The Tendyne device: a breakthrough in mitral valve replacement

Special article by Patrick W. Serruys, Editor-in-Chief, EuroIntervention

Over the last few years, we have seen an explosion of devices targeting the repair or replacement of the mitral valve. Five years ago, there was tremendous hype in the field which generated the impression that many of these devices would be a good and permanent solution for patients with mitral disease that could not be treated surgically.

The Tendyne device: a breakthrough in mitral valve replacement

It turns out, as many experts had warned, that the treatment of mitral leaflets is a much more complex issue than the aortic valve, since mitral regurgitation is a disease involving the annulus, leaflets, cordae, papillary muscles and the remodelling of the left ventricle.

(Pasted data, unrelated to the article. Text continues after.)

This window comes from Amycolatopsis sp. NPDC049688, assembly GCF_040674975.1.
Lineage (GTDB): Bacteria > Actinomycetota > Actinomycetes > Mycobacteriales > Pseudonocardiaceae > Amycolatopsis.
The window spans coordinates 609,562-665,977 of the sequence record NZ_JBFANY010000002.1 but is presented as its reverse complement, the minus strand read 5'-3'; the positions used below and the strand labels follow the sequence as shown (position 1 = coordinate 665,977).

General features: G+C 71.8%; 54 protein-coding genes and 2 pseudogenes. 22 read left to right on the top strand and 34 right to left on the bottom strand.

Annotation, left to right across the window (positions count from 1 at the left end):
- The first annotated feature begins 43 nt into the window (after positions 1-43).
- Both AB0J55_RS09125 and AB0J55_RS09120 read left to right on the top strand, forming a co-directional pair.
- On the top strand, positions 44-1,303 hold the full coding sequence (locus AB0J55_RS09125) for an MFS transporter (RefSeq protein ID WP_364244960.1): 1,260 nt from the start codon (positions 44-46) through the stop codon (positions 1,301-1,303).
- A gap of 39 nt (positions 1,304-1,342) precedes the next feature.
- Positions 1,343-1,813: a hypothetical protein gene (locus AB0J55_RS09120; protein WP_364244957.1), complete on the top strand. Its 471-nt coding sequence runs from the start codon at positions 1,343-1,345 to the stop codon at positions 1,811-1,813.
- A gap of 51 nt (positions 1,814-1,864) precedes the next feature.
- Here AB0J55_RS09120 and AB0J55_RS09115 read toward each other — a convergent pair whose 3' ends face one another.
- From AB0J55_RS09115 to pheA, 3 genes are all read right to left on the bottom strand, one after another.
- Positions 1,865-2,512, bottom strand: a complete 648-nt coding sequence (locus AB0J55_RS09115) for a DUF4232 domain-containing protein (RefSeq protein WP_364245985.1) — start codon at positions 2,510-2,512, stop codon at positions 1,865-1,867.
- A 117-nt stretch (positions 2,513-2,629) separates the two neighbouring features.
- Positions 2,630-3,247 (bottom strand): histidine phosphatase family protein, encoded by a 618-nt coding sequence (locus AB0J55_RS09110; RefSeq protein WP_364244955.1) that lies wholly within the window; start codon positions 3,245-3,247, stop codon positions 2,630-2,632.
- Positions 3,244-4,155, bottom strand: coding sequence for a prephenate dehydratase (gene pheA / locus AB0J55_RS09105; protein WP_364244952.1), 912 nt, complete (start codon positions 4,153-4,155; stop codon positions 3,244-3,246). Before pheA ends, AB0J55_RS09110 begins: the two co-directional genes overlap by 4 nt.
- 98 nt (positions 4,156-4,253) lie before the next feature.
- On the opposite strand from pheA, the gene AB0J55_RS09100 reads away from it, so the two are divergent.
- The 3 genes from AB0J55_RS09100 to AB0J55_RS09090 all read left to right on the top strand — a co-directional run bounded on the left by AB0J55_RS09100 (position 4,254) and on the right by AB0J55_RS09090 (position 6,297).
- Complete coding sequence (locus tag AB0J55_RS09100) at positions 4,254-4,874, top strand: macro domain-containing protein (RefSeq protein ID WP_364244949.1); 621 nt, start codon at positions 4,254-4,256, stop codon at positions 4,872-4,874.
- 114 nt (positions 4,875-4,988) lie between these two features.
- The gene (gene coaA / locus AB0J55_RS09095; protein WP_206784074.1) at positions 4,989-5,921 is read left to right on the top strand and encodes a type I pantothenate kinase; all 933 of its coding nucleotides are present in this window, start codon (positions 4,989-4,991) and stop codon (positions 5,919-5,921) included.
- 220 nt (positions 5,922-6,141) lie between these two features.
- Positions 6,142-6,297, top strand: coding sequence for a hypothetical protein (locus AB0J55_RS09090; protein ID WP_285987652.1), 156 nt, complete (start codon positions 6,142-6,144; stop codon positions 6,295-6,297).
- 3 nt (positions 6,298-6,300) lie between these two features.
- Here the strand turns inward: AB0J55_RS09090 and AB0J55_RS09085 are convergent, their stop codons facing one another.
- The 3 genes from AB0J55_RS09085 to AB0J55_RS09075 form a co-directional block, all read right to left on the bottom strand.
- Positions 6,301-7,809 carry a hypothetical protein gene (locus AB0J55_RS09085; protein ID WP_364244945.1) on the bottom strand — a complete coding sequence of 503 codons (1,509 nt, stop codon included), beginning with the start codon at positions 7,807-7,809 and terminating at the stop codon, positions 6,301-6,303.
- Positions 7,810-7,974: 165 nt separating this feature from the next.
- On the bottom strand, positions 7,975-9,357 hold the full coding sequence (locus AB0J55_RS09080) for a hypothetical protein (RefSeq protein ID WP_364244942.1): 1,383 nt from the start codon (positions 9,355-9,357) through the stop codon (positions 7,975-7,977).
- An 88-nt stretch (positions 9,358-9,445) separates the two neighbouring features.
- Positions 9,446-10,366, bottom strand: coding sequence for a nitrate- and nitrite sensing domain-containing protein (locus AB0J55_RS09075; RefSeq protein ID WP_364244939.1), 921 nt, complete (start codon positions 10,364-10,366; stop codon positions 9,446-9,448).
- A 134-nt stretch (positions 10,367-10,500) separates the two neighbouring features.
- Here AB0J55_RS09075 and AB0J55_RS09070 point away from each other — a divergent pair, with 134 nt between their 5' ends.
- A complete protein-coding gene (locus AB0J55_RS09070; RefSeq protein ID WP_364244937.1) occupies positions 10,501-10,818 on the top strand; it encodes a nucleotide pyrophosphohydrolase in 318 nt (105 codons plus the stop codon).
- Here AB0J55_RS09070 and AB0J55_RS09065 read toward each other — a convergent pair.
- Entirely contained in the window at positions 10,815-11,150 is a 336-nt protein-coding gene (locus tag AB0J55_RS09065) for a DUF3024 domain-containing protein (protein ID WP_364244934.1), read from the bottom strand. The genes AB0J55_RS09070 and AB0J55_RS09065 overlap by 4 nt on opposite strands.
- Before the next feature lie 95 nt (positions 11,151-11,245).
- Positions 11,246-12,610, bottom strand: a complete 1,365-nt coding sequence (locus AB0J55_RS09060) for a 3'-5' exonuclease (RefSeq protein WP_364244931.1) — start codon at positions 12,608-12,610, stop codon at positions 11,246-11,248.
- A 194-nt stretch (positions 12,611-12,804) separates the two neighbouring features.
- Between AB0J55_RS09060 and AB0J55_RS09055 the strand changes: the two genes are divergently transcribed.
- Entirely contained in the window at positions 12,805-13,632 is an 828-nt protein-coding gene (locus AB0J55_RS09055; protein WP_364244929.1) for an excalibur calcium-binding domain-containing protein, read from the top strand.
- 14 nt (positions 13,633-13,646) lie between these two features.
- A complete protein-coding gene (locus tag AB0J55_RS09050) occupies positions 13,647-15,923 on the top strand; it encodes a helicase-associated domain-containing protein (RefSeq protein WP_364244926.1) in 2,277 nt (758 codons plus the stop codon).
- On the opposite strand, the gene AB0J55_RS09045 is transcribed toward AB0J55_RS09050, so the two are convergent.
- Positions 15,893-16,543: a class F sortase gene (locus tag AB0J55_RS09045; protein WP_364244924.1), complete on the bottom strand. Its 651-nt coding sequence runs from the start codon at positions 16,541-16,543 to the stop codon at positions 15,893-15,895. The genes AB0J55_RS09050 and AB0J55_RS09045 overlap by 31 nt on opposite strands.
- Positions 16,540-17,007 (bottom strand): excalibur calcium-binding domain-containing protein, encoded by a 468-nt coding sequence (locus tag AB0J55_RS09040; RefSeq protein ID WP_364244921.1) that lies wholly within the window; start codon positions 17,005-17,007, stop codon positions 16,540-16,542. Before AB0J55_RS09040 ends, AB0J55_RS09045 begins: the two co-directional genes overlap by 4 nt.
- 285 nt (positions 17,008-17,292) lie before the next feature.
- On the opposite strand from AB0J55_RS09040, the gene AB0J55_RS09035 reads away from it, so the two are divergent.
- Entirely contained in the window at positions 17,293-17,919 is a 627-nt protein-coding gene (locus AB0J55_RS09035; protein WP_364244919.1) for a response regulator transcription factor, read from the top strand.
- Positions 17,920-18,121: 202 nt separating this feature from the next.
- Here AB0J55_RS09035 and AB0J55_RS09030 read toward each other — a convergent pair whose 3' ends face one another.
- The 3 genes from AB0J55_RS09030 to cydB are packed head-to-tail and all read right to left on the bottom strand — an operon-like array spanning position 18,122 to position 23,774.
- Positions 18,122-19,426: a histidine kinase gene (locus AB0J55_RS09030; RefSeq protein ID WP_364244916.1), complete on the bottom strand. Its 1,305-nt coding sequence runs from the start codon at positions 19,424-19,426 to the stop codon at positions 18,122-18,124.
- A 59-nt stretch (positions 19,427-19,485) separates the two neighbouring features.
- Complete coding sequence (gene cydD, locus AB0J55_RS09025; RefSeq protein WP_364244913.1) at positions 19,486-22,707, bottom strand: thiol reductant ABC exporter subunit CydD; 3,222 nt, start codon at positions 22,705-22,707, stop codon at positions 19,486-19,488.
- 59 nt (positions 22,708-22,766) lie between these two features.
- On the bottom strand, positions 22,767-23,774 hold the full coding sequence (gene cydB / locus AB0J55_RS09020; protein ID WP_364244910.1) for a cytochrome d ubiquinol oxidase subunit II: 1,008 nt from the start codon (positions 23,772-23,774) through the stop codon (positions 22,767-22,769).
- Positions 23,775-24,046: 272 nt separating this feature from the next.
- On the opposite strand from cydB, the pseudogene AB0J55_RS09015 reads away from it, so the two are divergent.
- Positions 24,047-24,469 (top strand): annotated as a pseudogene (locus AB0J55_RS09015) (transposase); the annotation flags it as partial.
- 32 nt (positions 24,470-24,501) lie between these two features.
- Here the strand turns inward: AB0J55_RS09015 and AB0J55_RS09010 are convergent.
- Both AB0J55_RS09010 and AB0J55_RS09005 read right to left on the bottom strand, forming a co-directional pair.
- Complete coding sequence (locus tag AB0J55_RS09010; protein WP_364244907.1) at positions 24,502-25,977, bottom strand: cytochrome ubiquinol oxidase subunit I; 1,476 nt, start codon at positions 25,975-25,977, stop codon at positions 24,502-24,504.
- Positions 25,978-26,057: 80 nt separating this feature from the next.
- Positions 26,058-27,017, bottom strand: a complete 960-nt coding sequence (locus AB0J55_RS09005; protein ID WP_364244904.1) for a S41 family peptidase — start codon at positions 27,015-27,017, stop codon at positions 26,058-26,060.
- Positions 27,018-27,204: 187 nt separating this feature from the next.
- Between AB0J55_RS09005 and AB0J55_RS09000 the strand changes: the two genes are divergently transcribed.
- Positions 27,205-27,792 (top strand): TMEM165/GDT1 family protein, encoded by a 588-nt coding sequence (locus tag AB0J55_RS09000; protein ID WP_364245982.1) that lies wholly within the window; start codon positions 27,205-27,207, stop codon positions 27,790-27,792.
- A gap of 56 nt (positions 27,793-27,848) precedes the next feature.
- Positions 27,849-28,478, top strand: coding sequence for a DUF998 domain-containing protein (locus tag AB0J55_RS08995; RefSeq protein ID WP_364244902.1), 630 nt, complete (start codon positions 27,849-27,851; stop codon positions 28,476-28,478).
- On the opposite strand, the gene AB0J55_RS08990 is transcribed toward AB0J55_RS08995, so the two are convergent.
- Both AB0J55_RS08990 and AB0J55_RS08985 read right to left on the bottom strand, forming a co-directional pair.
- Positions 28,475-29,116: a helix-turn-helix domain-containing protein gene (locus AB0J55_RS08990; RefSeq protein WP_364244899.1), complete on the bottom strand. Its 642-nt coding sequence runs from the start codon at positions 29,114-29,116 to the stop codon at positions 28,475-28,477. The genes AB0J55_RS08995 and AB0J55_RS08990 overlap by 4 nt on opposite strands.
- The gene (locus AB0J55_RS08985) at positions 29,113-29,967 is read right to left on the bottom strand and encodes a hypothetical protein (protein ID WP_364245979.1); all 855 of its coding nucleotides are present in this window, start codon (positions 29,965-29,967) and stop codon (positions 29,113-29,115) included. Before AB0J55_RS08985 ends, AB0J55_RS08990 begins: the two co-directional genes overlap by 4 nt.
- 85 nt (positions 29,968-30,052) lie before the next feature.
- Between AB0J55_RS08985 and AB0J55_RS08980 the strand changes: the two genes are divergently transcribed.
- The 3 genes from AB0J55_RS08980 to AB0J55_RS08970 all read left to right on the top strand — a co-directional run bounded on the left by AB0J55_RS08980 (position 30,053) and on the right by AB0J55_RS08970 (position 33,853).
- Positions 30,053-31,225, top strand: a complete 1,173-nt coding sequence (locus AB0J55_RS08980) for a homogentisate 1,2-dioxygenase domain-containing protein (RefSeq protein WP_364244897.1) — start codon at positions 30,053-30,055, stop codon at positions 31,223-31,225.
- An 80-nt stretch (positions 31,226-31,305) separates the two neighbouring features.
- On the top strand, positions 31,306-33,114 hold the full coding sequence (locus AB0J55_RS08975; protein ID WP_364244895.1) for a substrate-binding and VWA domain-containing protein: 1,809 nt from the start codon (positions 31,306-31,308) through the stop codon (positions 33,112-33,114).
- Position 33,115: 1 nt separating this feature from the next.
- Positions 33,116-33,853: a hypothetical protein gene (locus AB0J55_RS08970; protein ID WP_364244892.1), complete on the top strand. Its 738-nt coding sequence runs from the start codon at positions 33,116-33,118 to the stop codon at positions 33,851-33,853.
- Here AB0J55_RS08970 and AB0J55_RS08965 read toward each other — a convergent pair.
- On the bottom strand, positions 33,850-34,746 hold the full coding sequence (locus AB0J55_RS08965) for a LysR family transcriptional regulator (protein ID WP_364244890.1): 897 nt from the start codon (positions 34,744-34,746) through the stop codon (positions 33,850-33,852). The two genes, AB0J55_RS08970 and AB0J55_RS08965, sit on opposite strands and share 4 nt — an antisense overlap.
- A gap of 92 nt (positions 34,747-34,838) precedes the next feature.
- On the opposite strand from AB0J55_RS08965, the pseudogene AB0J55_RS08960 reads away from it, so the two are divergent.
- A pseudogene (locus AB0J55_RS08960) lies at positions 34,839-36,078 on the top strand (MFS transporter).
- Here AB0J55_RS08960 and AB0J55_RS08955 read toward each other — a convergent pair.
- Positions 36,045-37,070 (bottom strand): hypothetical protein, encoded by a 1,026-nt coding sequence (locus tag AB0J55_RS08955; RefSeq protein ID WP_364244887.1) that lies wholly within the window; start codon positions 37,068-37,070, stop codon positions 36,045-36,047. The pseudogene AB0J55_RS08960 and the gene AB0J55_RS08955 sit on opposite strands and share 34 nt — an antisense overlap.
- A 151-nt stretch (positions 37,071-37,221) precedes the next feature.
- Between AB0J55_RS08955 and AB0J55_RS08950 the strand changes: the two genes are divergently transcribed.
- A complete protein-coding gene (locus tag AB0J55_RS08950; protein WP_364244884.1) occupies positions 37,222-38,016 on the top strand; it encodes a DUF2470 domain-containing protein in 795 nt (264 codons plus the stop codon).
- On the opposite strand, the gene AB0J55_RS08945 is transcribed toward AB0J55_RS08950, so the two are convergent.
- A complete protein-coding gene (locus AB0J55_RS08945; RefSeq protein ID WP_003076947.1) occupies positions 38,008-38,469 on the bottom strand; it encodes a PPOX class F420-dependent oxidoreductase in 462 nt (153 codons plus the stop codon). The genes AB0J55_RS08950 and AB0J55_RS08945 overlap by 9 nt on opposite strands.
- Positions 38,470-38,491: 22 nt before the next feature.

The only therapy that has evolved (and is now well accepted by the community) is the MitraClip. In terms of mitral valve replacement, the development has been extremely slow for two reasons:

  1. The complexity of the disease as mentioned above
  2. Physicians who were once again forced to treat compassionate patients – and we know, unfortunately, that the outcome of these patients is grim.

However, in this complex and difficult landscape, the “Royal Brompton” group have succeeded in applying a reasonably simple technique for mitral valve replacement. Duncan et al in “Transcatheter Mitral Valve Replacement: Long-Term Outcomes of First-In-Man Experience with an Apically Tethered Device - A Case Series from a Single Centre” report that four of their five initial patients treated with the Tendyne device are surviving at 18 months and two years, with a significant reduction of NYHA class and exercise capacity. Transthoracic echocardiography demonstrated valve stability, absent transvalvular mitral regurgitation, significant reductions in tricuspid regurgitation, and systolic pulmonary arterial pressures. It is a significant achievement that deserves an EEP. In the meantime, the list of patients treated with mitral valve replacement has increased, but is still around 200 patients worldwide.

Editor-in-Chief, EuroIntervention

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